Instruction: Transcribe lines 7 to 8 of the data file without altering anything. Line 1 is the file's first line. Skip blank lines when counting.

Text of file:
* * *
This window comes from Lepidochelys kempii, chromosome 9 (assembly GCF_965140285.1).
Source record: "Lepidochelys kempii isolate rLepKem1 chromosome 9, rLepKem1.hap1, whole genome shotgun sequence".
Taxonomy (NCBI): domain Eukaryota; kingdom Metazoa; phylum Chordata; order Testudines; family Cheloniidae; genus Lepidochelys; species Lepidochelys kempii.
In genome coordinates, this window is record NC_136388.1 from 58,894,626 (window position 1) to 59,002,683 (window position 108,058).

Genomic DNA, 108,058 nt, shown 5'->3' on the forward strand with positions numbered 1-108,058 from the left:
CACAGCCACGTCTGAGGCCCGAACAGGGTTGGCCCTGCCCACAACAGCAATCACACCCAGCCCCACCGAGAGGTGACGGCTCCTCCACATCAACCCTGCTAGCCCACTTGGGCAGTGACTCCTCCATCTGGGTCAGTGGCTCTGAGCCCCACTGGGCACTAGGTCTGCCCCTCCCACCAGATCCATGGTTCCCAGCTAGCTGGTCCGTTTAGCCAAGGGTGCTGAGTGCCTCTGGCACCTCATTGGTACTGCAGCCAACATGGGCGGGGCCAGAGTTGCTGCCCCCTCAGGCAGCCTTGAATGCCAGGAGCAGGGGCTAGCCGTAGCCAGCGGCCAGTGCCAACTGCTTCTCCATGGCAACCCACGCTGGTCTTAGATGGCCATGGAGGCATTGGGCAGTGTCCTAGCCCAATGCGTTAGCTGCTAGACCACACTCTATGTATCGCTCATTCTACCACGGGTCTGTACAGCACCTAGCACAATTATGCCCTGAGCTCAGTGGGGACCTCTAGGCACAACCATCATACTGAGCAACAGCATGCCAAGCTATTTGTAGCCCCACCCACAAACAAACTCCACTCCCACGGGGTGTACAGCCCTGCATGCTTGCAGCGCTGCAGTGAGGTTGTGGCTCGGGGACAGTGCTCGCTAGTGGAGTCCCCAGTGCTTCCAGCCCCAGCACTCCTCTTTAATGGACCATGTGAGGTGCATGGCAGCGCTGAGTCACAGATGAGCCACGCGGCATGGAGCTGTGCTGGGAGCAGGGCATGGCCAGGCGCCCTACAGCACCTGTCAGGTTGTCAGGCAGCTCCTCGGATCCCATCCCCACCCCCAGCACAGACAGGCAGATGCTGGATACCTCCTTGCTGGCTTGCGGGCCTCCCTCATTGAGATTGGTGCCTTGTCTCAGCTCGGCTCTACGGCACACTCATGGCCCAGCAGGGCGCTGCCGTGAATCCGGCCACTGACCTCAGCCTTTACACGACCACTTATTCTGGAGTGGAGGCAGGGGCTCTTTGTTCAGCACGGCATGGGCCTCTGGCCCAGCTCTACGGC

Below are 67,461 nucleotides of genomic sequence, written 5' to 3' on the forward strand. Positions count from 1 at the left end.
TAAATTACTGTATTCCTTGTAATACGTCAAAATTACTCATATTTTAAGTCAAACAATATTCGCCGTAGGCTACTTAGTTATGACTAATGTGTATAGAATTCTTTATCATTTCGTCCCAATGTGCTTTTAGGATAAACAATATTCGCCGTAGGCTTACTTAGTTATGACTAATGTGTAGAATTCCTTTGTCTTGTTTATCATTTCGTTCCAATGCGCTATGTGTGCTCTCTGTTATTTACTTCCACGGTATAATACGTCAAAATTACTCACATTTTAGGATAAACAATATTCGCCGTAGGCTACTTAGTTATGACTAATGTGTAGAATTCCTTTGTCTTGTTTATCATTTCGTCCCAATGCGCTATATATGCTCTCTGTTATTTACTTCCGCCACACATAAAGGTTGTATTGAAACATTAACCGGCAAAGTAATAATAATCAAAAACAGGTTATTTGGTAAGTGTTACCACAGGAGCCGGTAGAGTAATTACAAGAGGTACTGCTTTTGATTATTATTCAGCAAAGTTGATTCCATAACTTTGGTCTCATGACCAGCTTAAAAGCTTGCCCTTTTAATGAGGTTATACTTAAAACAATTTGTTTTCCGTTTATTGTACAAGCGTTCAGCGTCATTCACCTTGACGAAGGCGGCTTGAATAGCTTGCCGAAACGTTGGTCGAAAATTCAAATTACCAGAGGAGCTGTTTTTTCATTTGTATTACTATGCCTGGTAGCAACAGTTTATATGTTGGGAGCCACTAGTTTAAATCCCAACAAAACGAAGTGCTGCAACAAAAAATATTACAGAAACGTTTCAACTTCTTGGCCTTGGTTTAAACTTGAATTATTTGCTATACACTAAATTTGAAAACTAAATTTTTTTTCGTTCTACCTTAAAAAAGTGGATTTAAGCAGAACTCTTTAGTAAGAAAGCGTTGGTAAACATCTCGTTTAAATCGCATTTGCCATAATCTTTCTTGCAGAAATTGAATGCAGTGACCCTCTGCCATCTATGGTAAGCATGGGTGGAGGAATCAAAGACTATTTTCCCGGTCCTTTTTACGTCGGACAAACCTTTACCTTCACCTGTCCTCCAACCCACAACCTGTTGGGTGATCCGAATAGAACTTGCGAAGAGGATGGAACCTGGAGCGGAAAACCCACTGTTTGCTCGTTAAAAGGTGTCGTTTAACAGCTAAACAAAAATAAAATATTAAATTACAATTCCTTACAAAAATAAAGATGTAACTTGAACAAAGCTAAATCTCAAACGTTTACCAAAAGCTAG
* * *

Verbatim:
Below are 67,461 nucleotides of genomic sequence, written 5' to 3' on the forward strand. Positions count from 1 at the left end.
TAAATTACTGTATTCCTTGTAATACGTCAAAATTACTCATATTTTAAGTCAAACAATATTCGCCGTAGGCTACTTAGTTATGACTAATGTGTATAGAATTCTTTATCATTTCGTCCCAATGTGCTTTTAGGATAAACAATATTCGCCGTAGGCTTACTTAGTTATGACTAATGTGTAGAATTCCTTTGTCTTGTTTATCATTTCGTTCCAATGCGCTATGTGTGCTCTCTGTTATTTACTTCCACGGTATAATACGTCAAAATTACTCACATTTTAGGATAAACAATATTCGCCGTAGGCTACTTAGTTATGACTAATGTGTAGAATTCCTTTGTCTTGTTTATCATTTCGTCCCAATGCGCTATATATGCTCTCTGTTATTTACTTCCGCCACACATAAAGGTTGTATTGAAACATTAACCGGCAAAGTAATAATAATCAAAAACAGGTTATTTGGTAAGTGTTACCACAGGAGCCGGTAGAGTAATTACAAGAGGTACTGCTTTTGATTATTATTCAGCAAAGTTGATTCCATAACTTTGGTCTCATGACCAGCTTAAAAGCTTGCCCTTTTAATGAGGTTATACTTAAAACAATTTGTTTTCCGTTTATTGTACAAGCGTTCAGCGTCATTCACCTTGACGAAGGCGGCTTGAATAGCTTGCCGAAACGTTGGTCGAAAATTCAAATTACCAGAGGAGCTGTTTTTTCATTTGTATTACTATGCCTGGTAGCAACAGTTTATATGTTGGGAGCCACTAGTTTAAATCCCAACAAAACGAAGTGCTGCAACAAAAAATATTACAGAAACGTTTCAACTTCTTGGCCTTGGTTTAAACTTGAATTATTTGCTATACACTAAATTTGAAAACTAAATTTTTTTTCGTTCTACCTTAAAAAAGTGGATTTAAGCAGAACTCTTTAGTAAGAAAGCGTTGGTAAACATCTCGTTTAAATCGCATTTGCCATAATCTTTCTTGCAGAAATTGAATGCAGTGACCCTCTGCCATCTATGGTAAGCATGGGTGGAGGAATCAAAGACTATTTTCCCGGTCCTTTTTACGTCGGACAAACCTTTACCTTCACCTGTCCTCCAACCCACAACCTGTTGGGTGATCCGAATAGAACTTGCGAAGAGGATGGAACCTGGAGCGGAAAACCCACTGTTTGCTCGTTAAAAGGTGTCGTTTAACAGCTAAACAAAAATAAAATATTAAATTACAATTCCTTACAAAAATAAAGATGTAACTTGAACAAAGCTAAATCTCAAACGTTTACCAAAAGCTAG